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Child Support Nevada - Modification in High Income Cases

child support

I have been divorced for 7 years. We have two children, ages 9 and 11. My ex-husband is extremely wealthy and was wealthy at the time of the divorce. The judge ordered that he pay Nevada child support in the amount of $5,000 per month for both children, which I thought was low given his income. I just found out from a mutual friend that his company has really taken off and I suspect that his income has substantially increased. Shouldn’t his child support increase as well? Is it worth it to take him to court to increase the support?

In order to modify a Nevada child support obligation there must be a substantial change of financial circumstances since the last court order. Courts have held that a substantial change of circumstances occurs when the income changes by 20% upwards or downwards. It is unclear from the question above what Father’s income was at the time of divorce and what it is now. Mother may not know the answer to this question. She should first make sure that her information is accurate before she goes back to court. This may take a little investigating on her part.

Assuming that Mother can show that Father’s income has substantially increased since the time of divorce, the court has discretion to deviate from the child support guidelines. The original child support obligation was likely an upwards deviation from the statutory guidelines, so the question is whether additional upwards deviation is appropriate under the circumstances.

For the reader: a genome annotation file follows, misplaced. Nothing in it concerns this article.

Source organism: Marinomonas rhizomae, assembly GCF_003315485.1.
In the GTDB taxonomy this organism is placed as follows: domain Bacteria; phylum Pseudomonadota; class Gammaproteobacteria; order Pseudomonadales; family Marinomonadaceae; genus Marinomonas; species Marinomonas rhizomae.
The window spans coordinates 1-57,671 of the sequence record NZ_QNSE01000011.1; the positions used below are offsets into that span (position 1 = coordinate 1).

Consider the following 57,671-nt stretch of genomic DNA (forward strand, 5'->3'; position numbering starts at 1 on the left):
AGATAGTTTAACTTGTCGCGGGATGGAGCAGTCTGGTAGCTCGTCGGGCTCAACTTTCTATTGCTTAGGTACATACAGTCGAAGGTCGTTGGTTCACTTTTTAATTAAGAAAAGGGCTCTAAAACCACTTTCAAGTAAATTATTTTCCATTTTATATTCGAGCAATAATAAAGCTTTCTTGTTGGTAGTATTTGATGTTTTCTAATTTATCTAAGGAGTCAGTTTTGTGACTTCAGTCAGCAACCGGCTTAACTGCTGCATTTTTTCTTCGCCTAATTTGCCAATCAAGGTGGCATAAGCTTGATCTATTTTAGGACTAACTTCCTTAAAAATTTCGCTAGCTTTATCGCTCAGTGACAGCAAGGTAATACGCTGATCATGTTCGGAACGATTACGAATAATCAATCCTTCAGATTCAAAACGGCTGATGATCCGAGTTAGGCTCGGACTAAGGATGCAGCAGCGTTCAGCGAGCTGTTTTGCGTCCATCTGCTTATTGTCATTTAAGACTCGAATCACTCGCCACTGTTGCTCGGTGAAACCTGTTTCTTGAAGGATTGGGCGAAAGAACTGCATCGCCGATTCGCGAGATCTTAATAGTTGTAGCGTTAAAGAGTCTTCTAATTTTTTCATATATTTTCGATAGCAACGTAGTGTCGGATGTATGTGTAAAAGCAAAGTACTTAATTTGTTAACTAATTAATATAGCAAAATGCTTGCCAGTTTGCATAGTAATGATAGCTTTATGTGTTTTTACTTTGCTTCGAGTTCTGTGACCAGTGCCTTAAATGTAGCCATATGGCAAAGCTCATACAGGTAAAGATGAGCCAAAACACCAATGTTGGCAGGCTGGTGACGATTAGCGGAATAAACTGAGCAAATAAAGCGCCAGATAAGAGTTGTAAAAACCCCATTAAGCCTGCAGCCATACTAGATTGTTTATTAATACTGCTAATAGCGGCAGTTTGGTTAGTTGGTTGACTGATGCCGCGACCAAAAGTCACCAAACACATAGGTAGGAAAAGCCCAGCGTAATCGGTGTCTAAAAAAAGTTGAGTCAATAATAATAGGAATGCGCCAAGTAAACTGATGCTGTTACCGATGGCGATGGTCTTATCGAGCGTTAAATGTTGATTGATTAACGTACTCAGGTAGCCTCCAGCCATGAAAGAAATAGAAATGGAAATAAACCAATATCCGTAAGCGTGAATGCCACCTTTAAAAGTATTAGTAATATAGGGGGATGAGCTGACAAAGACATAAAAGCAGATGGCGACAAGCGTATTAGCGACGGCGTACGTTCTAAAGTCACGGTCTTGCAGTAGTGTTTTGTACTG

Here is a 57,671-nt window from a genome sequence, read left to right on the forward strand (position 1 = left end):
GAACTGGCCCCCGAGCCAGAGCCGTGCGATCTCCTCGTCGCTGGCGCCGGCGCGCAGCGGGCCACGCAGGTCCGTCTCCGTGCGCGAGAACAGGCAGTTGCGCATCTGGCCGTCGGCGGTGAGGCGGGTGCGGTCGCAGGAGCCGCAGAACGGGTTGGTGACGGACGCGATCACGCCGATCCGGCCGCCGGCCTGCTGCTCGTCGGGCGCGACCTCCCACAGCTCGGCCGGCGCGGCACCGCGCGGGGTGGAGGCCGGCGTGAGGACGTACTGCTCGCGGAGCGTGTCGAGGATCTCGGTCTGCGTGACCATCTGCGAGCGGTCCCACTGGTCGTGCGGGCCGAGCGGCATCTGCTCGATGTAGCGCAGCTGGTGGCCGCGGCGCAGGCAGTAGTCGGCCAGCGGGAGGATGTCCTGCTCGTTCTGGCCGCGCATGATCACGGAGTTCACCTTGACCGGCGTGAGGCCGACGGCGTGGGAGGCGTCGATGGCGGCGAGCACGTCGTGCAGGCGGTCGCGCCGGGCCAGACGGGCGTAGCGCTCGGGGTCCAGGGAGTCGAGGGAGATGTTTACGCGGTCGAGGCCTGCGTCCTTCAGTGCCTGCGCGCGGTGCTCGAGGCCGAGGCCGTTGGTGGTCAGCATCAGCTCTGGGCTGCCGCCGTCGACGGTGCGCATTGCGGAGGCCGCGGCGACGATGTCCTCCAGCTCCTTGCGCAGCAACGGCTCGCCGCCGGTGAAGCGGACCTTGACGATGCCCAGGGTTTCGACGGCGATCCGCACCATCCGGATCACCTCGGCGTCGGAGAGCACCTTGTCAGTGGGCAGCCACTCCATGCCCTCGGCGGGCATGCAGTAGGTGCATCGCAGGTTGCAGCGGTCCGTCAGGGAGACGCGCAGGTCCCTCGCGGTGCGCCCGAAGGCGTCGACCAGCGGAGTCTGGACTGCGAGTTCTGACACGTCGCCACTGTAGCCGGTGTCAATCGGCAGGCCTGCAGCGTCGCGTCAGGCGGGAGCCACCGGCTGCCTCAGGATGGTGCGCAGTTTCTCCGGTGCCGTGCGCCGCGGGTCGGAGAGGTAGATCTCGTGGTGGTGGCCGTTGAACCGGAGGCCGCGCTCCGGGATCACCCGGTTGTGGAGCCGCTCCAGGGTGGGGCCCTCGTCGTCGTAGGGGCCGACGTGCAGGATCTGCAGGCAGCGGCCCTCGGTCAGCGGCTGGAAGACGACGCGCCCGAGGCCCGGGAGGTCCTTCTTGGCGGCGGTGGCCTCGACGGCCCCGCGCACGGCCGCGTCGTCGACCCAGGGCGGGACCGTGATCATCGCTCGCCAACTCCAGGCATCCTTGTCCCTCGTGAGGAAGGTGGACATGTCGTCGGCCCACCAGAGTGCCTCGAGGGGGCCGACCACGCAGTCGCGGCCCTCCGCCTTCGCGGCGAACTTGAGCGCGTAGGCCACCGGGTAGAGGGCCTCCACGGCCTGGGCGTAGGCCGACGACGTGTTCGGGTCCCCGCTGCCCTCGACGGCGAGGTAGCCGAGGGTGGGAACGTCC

The court may be inclined to look at the business income over a period of time- does the income fluctuate? Is this year’s income indicative of what his future income will be? Is there a variation of income from year to year? What is the standard of living in both households? Is Mother also wealthy? Are the financial circumstances of the parties such that the children have significant additional advantages in both homes, above their actual needs? Ultimately, the court will attempt to set child support at an amount that takes into consideration a balancing of the equities and the welfare of the children.

To find out more information regarding Nevada child support, you can find a Nevada child support calculator at: http://www.alllaw.com/calculators/childsupport/nevada or contact Anderson Keuscher, PLLC to retain an experienced Reno family law attorney.

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